The Lost is a fantastic tale told in Ketchum’s patented straight-forward way. He captures small town America. The characters are amazingly realistic and feel like you know someone exactly like them. When I say Ray is a nutcase, I mean it. On the surface, to the people that don’t really know him, he only seems like a harmless hood. But his evil is constantly simmering under a lid that is barely on and just waiting to go flying off. Those are the scariest kind of monsters. Realistic and unassuming until one day…BLAM! Ketchum does an amazing job ratcheting up the dread until the final act. If you haven’t read Ketchum yet, this one isn’t a bad one to start off with. Pick it up. You won’t be disappointed.

 

4 1/2 Bullets through the Eye out of 5
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Group Read with James Newman

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On November 21, 2016, James Newman’s novella Odd Man Out will be coming out. As many of you know, James is the renowned horror author of such masterpieces as Animosity, Midnight Rain, Ugly As Sin, and The Wicked.

Join us on the Goodreads group, Gore and More, in December as we read Odd Man Out with none other than the man himself. James has graciously accepted our offer to be the guest author for the month providing insight into how Odd Man Out came to be, answering all of our questions as we delve into his latest, and giving us behind the scenes information on the writing world, in general. Not only is James a walking vault of knowledge, but he’s one hell of a nice guy!

If you’d like to join in the reading with us, here is the link to get you started –

https://www.goodreads.com/topic/show/18334677-christmas-has-come-early-this-year?comment=159001927#comment_159001927

 

Salvage – Duncan Ralston

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When Owen Saddler’s younger sister, Lori, drowns in mysterious fashion while scuba diving in a lake in remote Ontario, unusual things begin to happen to Owen. A strange man at his job site utters something to Owen that he couldn’t have possibly known. Or did he? Owen is attacked in his bathtub and almost drowns by a man that seems oddly familiar. Or didn’t he? Confused and unable to determine how much is real and how much might be hallucination, Owen is drawn to Chapel Lake, where his sister drowned and 30 years ago the lake was created by the construction of a hydroelectric dam that floods the valley and the town of Peace Falls. What was his sister looking for while diving into the flooded underwater town? He must find answers to his haunted questions, even if those answers are that he’s losing his mind.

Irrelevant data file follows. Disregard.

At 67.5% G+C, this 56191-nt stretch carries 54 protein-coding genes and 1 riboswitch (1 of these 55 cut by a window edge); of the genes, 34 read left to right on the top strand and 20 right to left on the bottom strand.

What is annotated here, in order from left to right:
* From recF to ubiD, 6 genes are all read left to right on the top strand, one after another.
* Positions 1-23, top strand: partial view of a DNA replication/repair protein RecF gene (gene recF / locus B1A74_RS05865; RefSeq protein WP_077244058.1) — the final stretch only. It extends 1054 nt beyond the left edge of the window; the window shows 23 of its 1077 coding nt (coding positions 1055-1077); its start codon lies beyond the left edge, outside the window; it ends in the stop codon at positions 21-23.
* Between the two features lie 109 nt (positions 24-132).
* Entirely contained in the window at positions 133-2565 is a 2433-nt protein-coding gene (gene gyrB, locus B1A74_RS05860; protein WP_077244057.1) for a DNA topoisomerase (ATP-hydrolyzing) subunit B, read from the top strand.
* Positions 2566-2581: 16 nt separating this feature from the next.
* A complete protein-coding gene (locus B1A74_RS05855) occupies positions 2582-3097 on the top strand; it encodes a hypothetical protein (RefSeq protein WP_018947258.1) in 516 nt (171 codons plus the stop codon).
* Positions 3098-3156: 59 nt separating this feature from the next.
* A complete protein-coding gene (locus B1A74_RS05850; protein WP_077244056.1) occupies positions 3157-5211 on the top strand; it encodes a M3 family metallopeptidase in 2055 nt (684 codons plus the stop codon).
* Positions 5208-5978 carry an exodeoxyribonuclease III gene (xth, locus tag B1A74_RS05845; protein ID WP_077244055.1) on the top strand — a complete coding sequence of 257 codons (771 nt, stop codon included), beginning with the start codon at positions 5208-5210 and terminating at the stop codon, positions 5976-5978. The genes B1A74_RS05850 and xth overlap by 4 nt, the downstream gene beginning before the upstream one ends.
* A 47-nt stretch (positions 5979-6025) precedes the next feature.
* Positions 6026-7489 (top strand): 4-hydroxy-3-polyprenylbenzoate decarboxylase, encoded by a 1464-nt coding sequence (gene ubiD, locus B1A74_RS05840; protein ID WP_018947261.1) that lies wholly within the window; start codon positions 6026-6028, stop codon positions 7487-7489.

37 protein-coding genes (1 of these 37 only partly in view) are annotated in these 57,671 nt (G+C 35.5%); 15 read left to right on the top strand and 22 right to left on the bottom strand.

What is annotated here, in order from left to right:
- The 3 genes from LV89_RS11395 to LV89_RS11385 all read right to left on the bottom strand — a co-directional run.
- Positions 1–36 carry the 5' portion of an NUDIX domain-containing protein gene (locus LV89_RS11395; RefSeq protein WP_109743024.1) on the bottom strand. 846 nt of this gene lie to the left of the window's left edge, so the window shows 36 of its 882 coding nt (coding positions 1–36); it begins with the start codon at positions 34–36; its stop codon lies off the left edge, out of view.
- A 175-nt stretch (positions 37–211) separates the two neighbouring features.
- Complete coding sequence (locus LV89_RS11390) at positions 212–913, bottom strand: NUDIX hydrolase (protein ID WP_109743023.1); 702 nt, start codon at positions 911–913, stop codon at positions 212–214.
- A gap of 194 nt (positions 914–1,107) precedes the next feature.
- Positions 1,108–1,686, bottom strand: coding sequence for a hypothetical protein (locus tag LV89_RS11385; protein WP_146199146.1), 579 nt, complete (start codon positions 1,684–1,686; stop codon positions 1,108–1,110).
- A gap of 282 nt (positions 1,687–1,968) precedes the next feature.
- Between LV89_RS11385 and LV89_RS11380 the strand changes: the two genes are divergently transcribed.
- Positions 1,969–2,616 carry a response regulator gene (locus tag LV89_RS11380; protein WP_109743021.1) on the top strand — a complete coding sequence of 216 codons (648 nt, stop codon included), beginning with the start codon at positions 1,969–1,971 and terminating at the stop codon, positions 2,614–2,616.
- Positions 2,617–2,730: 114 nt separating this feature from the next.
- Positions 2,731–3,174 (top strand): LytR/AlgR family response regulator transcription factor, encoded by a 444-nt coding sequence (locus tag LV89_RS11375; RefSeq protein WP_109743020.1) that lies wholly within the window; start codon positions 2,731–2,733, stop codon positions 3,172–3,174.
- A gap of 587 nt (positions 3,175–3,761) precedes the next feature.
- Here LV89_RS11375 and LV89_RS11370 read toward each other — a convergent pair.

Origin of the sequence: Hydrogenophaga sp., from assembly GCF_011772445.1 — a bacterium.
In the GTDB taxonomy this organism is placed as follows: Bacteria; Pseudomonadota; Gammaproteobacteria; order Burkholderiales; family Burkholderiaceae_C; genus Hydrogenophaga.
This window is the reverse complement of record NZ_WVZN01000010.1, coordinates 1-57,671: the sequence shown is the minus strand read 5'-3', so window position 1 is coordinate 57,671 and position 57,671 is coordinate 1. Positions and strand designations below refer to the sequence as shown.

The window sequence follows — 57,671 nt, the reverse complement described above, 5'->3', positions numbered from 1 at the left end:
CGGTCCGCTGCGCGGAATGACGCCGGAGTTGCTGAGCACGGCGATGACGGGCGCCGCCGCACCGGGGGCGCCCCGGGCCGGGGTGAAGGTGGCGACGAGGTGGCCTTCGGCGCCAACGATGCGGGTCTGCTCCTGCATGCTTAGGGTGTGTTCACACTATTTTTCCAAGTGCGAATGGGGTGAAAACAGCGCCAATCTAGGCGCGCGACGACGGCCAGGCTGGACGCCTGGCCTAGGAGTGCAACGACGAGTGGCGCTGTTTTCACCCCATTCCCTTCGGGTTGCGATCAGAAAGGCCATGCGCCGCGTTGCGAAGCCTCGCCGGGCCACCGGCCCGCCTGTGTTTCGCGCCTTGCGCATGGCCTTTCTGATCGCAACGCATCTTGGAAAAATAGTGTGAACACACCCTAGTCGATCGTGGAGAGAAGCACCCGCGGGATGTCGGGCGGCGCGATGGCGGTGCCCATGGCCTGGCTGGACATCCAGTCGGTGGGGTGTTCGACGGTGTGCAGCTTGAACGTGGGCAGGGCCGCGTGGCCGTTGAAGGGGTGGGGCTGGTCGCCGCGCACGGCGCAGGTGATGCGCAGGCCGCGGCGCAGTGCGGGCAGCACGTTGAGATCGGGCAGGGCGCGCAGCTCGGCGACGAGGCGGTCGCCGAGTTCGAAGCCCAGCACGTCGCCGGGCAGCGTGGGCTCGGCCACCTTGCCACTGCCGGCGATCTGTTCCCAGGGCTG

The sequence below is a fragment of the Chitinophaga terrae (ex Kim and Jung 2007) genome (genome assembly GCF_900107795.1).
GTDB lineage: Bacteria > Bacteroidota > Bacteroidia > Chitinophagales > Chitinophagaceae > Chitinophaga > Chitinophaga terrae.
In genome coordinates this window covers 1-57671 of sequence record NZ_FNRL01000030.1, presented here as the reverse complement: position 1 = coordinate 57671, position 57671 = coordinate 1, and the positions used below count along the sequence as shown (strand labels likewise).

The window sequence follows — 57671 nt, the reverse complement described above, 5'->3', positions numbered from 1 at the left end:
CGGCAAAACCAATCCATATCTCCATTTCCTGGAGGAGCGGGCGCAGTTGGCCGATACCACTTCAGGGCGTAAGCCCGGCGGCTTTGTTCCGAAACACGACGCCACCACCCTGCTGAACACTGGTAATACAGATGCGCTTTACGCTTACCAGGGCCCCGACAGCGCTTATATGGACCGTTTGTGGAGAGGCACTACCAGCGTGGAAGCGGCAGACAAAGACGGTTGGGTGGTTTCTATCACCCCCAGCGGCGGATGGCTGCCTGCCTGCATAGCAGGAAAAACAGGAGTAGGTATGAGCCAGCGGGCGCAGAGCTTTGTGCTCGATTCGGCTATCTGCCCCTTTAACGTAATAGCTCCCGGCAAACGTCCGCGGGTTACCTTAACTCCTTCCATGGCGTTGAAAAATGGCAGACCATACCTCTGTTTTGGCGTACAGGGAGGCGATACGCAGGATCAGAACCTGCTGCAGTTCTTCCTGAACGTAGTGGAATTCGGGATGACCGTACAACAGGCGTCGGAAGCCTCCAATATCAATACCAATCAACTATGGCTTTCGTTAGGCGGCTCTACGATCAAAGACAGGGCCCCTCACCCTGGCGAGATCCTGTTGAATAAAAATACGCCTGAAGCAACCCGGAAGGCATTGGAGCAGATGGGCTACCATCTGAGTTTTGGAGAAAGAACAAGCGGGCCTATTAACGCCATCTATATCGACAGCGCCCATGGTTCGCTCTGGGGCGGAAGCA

Salvage is an interesting read by Duncan Ralston that uses a unique location for his ghost story. It mixes corrupted religion with mental illness to weave a hazy read that keeps the reader turning the pages. Owen is an odd duck in that always seems to be one step behind the reader at guessing what’s going on. It can be frustrating, at times, because he doesn’t ask the questions to people that you want him to ask. He seems to be ok with only knowing part of the story from a conversation and having to put himself in harms way to fill in the holes, instead of simply asking more questions. The atmosphere is unique and eerie and Ralston does a nice job painting a realistic setting that you can see vividly in your mind. The ending loosely ties things together that I couldn’t quite buy into and the fact that Owen could have all of these supernatural things happen to him and he simply shrugs it off as business as usual was hard for me to buy into. But, all in all, it was a fun read that kept me turning the pages to see what happens next.

4 underwater churches out of 5

** This ARC was provided by NetGalley in exchange for an honest review.